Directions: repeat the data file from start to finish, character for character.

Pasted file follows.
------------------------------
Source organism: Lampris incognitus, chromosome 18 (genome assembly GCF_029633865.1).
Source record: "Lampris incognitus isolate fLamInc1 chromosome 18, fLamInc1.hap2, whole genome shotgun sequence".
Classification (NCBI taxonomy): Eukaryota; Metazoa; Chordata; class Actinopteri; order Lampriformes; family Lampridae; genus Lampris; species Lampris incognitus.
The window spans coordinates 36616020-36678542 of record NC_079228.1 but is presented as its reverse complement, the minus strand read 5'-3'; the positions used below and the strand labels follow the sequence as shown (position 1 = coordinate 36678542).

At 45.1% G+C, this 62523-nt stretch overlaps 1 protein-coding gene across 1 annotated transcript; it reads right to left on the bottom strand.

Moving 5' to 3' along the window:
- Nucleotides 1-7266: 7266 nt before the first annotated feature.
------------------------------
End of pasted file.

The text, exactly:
Source organism: Lampris incognitus, chromosome 18 (genome assembly GCF_029633865.1).
Source record: "Lampris incognitus isolate fLamInc1 chromosome 18, fLamInc1.hap2, whole genome shotgun sequence".
Classification (NCBI taxonomy): Eukaryota; Metazoa; Chordata; class Actinopteri; order Lampriformes; family Lampridae; genus Lampris; species Lampris incognitus.
The window spans coordinates 36616020-36678542 of record NC_079228.1 but is presented as its reverse complement, the minus strand read 5'-3'; the positions used below and the strand labels follow the sequence as shown (position 1 = coordinate 36678542).

At 45.1% G+C, this 62523-nt stretch overlaps 1 protein-coding gene across 1 annotated transcript; it reads right to left on the bottom strand.

Moving 5' to 3' along the window:
- Nucleotides 1-7266: 7266 nt before the first annotated feature.